Mayor Panto: We are committed to using whatever economic tools we have and the more in our tool box the better. We have been awarded more than $60 million in state and federal grants. We will also use whatever tax incentive programs are available. LERTA and KOZ that are now available to us and our task is to secure developers for these important parcels. The KOZ was the hardest to achieve because it took four trips to the Easton Area School Board to finally get approval. Today these important projects are being developed and we believe that the one major eyesore left in the city should have an announcement with something positive in the next few months.
The LERTA program is a great incentive for developers drawing them to 118/120 Northampton Street, the Alpha Building, and several more. Although this program relieves the property owner of real estate taxes for ten years there are immediate benefits to the city in the form of resident taxes and business taxes. Unlike earlier LERTA programs, real estate taxes aren’t forgiven for ten years but rather are increased at the rate of 10 percent each year.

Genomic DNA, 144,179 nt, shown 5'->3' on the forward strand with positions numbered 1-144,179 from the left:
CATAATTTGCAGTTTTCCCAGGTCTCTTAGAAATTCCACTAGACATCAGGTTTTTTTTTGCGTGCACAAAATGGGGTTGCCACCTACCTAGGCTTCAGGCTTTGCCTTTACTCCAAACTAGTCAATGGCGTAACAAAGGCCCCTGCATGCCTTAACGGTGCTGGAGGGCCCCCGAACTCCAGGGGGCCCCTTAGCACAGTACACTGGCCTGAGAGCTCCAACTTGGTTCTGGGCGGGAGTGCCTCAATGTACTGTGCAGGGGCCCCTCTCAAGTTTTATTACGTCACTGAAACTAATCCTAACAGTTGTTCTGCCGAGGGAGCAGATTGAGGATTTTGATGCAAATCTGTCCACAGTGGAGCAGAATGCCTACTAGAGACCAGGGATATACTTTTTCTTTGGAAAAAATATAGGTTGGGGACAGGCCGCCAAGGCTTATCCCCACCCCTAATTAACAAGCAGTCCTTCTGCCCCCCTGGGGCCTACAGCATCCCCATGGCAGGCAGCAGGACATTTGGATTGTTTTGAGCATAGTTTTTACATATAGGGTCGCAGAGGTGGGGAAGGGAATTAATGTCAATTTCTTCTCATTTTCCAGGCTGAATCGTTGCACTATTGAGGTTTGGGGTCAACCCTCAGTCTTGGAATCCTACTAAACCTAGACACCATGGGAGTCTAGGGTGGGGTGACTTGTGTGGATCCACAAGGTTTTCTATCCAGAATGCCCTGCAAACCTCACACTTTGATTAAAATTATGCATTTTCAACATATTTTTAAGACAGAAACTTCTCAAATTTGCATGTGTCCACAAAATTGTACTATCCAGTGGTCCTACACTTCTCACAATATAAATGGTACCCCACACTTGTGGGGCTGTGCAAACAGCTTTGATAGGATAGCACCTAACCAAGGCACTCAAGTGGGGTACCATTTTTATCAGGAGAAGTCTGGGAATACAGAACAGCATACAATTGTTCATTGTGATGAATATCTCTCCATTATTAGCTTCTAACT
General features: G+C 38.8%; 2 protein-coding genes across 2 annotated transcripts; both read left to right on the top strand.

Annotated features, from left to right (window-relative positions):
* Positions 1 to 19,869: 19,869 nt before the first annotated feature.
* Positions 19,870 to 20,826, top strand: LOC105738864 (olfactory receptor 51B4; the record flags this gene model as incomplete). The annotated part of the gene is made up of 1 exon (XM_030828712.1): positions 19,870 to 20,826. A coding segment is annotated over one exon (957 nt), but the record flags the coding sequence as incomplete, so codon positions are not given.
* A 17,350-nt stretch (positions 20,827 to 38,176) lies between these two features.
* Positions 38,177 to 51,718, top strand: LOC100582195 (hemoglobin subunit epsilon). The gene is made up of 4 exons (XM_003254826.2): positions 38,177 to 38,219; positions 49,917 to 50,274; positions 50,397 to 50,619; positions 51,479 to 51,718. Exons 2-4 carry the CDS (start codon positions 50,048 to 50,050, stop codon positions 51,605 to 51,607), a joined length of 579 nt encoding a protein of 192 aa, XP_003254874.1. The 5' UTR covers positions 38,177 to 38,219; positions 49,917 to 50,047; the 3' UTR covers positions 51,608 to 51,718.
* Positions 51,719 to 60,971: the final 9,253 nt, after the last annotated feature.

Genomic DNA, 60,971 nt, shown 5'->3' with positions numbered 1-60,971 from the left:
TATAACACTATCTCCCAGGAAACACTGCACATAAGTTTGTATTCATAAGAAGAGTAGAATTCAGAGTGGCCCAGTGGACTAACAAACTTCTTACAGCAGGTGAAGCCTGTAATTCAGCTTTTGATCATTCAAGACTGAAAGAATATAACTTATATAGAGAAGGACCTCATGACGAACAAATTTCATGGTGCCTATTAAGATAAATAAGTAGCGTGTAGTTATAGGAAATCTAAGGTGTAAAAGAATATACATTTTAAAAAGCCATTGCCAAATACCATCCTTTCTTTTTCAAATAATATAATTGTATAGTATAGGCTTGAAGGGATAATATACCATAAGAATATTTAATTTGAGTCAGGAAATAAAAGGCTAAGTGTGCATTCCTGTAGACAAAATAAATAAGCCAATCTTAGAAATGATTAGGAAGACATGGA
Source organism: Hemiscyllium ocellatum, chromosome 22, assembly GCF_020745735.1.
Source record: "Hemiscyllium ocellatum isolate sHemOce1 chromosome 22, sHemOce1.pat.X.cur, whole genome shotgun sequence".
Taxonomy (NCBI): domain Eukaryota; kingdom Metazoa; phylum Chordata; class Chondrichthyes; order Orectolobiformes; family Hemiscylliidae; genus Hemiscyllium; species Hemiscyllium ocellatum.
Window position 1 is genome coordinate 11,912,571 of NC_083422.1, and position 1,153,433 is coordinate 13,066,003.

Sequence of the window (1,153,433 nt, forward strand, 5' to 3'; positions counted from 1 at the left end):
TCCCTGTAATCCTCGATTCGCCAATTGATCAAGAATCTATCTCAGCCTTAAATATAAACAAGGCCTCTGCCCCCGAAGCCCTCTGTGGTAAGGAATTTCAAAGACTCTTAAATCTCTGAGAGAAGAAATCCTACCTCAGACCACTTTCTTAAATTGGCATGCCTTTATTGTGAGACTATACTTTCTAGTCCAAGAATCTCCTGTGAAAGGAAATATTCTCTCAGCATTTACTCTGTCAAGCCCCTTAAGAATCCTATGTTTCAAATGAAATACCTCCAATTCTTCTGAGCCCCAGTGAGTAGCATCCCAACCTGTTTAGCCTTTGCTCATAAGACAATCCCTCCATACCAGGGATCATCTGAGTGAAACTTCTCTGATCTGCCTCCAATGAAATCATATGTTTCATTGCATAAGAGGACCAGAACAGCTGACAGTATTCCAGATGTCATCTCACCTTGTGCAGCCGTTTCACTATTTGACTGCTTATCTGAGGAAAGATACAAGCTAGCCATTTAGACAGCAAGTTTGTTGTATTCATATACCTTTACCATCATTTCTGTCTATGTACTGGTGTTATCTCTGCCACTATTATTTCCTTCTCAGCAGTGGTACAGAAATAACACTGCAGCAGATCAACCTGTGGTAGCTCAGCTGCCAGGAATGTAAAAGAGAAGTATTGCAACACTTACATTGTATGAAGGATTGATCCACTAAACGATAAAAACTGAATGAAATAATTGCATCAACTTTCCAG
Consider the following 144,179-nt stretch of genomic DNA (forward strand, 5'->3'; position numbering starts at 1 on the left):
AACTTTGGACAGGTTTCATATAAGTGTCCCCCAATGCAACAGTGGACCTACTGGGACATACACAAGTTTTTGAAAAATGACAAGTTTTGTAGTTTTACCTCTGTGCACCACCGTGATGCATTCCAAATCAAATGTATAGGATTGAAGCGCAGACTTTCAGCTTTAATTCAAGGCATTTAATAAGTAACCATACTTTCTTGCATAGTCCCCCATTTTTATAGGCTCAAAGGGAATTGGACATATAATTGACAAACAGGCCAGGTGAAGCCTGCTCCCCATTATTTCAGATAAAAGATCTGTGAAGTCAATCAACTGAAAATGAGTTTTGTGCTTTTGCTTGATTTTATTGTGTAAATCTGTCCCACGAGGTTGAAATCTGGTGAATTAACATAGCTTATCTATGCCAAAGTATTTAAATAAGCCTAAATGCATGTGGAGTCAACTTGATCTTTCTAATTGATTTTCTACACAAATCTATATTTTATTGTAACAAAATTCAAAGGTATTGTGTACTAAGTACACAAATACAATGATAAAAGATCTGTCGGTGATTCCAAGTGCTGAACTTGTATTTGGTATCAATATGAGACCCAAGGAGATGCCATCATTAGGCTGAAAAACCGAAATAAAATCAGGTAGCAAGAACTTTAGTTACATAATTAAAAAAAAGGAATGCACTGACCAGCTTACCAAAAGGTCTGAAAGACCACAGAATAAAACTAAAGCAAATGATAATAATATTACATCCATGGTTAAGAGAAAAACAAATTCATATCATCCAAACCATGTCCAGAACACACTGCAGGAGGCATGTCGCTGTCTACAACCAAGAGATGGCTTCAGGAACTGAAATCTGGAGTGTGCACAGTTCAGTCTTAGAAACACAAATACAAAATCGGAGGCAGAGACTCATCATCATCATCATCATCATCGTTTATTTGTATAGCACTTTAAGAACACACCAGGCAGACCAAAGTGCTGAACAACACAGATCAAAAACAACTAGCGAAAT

LVEDC: During your administration how do you anticipate continuing to utilize LVEDC to advance your city’s economic development?
Mayor Panto: As a local public official in the Lehigh Valley I have fully supported a regional approach to economic development. The LVEDC is the one organization in the Valley that can attract the type and number of jobs we need for our residents. The Valley may be 62 municipalities but we are one community. The LVEDC has an excellent track record in promoting the valley and securing more jobs. We plan on using LVEDC and all of the programs they have available and encourage all other communities to do the same. The more jobs with sustainable incomes that we can attract to the Valley the better quality of life our residents can achieve.
LVEDC Advocates for Economic Development Program Funding